Feedback is bullshit without a Loop

Many larger organizations by now know or should know they need to be more agile/entrepreneurial in order to survive. However, this can be extremely challenging in a larger organization for several reasons. One that seems more challenging than it has to be is establishing a structured feedback loop between Sales and Marketing. The reason this feedback loop is critical is because it allows the organization to iterate faster because Marketing gets real-time feedback from the best test market — Sales. As mentioned in “The Lean Startup” by Eric Ries, its about getting “…through the Build-Measure-Learn feedback loop with the minimum amount of effort”.

This data is valuable and necessary. Who best to tell you what the customer really thinks about your product and what should be modified? Enterprise software like Salesforce has functionality that allows for this to happen. Haka Products is an example of a company tackling this opportunity and empowering larger B2B companies to not only change their culture but the way they innovate. A company can start with something as innocuous as a general email address that Marketing can scan to get a pulse of what is happening in the market.

Acting on customer feedback is also key. It serves two distinct purposes.

(1) It allows the customer to know that you are listening to them and willing to respond with product modifications.

(2) It also demonstrates to Sales that the organization recognizes them as a partner in the business decision-making process. When Sales feels appreciated it is a tremendous motivator for them to be more invested in the entire selling process.

So…….no matter what method, having a structured feedback loop is important. Just creating a “process” is only one part of the story. In addition, the organization must create a level of trust within Sales to feel comfortable sharing both positive and negative feedback. Without a culture that rewards transparency you might as well not have a feedback mechanism because you will only get glowing reviews and other nonsense so people get recognized for sharing the best reviews from customers. This type of relationship is completely counterproductive and will be a waste of everyone’s time. If you want real feedback, reward real feedback. It will be invaluable to the success of the organization. Its like the old saying…Garbage In Garbage Out (GIGO).

Many larger organizations by now know or should know they need to be more agile/entrepreneurial in order to survive. However, this can be extremely challenging in a larger organization for several reasons. One that seems more challenging than it has to be is establishing a structured feedback loop between Sales and Marketing. The reason this feedback loop is critical is because it allows the organization to iterate faster because Marketing gets real-time feedback from the best test market — Sales. As mentioned in “The Lean Startup” by Eric Ries, its about getting “…through the Build-Measure-Learn feedback loop with the minimum amount of effort”.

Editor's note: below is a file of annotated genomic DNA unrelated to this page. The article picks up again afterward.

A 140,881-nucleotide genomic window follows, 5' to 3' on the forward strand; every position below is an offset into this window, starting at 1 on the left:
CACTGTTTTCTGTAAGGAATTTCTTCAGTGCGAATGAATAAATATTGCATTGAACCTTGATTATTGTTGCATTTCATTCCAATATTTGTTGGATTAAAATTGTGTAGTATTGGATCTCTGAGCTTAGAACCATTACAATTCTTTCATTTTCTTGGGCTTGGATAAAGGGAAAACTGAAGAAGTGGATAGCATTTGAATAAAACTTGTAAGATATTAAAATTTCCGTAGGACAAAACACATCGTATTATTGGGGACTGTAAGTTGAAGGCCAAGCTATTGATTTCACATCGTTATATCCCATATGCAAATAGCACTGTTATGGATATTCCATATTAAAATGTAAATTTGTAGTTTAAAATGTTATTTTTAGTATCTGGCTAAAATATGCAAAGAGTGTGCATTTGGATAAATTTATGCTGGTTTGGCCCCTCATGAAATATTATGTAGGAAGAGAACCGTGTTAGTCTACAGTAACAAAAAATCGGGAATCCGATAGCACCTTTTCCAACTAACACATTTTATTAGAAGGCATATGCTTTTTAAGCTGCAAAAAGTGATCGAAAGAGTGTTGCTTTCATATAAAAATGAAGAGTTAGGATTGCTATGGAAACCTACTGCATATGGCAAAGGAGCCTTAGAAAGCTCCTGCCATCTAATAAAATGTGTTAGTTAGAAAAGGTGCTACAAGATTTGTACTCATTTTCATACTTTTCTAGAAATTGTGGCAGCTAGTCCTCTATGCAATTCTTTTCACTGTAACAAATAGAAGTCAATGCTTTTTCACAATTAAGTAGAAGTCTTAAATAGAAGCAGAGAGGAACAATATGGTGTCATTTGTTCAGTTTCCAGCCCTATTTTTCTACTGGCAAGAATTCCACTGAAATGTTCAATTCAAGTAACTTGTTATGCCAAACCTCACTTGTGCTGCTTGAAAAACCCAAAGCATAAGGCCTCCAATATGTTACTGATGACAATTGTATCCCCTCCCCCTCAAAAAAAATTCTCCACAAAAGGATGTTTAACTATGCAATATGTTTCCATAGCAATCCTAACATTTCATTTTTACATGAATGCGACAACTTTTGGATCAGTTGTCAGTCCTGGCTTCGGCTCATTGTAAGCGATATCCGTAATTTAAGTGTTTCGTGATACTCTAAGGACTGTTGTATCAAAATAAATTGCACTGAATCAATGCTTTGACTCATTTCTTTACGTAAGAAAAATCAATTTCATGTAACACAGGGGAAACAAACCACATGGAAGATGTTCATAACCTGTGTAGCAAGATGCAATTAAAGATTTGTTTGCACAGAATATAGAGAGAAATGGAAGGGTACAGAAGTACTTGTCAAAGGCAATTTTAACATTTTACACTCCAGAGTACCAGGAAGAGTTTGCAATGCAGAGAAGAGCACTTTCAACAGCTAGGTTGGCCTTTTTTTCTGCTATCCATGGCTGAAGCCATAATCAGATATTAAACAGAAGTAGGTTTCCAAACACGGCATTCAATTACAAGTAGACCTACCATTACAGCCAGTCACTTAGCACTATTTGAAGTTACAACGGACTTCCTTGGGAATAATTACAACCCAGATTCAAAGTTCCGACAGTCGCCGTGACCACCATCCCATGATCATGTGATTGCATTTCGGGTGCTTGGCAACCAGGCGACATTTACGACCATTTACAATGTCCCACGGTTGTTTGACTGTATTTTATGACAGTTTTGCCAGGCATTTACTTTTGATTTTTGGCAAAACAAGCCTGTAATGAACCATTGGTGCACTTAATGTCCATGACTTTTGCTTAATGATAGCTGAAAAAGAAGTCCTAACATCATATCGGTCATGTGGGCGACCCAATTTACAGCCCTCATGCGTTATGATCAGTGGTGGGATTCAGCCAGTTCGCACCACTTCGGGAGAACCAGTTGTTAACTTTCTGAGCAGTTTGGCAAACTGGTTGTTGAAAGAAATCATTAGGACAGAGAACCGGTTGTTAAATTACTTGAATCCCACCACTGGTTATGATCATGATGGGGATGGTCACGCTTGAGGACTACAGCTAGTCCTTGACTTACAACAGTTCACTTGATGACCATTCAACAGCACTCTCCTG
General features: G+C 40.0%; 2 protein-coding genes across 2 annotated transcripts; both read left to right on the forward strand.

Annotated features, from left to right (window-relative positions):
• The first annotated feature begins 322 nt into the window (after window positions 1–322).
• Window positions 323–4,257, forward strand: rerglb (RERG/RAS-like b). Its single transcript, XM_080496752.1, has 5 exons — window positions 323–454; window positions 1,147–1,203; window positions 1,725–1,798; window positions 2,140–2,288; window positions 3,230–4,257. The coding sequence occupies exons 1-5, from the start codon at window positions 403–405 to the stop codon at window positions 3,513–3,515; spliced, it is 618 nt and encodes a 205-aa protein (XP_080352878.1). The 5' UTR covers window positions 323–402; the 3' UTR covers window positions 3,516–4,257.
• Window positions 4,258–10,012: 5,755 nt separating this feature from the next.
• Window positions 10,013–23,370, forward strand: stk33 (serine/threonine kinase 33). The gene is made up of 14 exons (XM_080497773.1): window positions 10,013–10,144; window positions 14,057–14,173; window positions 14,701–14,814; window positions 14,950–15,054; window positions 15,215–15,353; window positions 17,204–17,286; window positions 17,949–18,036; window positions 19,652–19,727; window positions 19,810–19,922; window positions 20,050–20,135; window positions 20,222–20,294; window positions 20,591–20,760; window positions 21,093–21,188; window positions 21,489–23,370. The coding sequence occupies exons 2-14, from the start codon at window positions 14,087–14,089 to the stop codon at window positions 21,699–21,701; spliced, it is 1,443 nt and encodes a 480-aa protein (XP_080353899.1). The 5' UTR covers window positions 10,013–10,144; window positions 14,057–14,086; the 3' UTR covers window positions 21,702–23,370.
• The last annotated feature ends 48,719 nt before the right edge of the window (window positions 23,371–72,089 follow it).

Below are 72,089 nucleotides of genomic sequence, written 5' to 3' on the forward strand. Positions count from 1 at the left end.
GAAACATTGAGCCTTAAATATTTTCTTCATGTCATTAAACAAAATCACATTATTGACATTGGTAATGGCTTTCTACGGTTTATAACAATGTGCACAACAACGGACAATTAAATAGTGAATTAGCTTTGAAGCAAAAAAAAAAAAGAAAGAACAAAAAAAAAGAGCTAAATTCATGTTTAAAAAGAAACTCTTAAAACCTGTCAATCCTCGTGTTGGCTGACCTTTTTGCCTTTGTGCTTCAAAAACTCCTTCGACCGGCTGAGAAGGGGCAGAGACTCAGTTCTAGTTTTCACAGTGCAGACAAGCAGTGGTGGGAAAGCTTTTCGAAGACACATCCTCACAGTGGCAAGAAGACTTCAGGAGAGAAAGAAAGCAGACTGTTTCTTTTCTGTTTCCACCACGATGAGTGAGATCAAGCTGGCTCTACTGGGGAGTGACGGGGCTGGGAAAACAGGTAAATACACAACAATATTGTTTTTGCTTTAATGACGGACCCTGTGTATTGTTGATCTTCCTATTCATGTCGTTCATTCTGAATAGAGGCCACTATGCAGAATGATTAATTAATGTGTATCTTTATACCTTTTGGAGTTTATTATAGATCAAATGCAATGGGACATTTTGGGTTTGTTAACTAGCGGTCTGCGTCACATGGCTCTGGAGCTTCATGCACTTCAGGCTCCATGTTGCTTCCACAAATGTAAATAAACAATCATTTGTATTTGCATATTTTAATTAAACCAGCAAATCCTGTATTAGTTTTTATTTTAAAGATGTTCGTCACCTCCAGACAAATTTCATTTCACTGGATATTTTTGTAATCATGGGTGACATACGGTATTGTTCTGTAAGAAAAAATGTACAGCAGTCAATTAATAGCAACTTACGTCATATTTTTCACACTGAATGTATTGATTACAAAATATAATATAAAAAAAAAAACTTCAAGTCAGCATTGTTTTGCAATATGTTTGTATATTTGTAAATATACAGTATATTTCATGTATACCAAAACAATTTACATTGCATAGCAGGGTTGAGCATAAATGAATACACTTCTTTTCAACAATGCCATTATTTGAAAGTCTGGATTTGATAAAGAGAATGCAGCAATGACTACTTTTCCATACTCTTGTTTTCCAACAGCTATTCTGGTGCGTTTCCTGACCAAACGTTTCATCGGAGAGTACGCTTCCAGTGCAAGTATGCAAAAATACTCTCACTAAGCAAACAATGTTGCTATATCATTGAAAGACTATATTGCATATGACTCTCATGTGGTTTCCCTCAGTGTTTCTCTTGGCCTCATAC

This data is valuable and necessary. Who best to tell you what the customer really thinks about your product and what should be modified? Enterprise software like Salesforce has functionality that allows for this to happen. Haka Products is an example of a company tackling this opportunity and empowering larger B2B companies to not only change their culture but the way they innovate. A company can start with something as innocuous as a general email address that Marketing can scan to get a pulse of what is happening in the market.

Acting on customer feedback is also key. It serves two distinct purposes.

(1) It allows the customer to know that you are listening to them and willing to respond with product modifications.

(2) It also demonstrates to Sales that the organization recognizes them as a partner in the business decision-making process. When Sales feels appreciated it is a tremendous motivator for them to be more invested in the entire selling process.

So…….no matter what method, having a structured feedback loop is important. Just creating a “process” is only one part of the story. In addition, the organization must create a level of trust within Sales to feel comfortable sharing both positive and negative feedback. Without a culture that rewards transparency you might as well not have a feedback mechanism because you will only get glowing reviews and other nonsense so people get recognized for sharing the best reviews from customers. This type of relationship is completely counterproductive and will be a waste of everyone’s time. If you want real feedback, reward real feedback. It will be invaluable to the success of the organization. Its like the old saying…Garbage In Garbage Out (GIGO).

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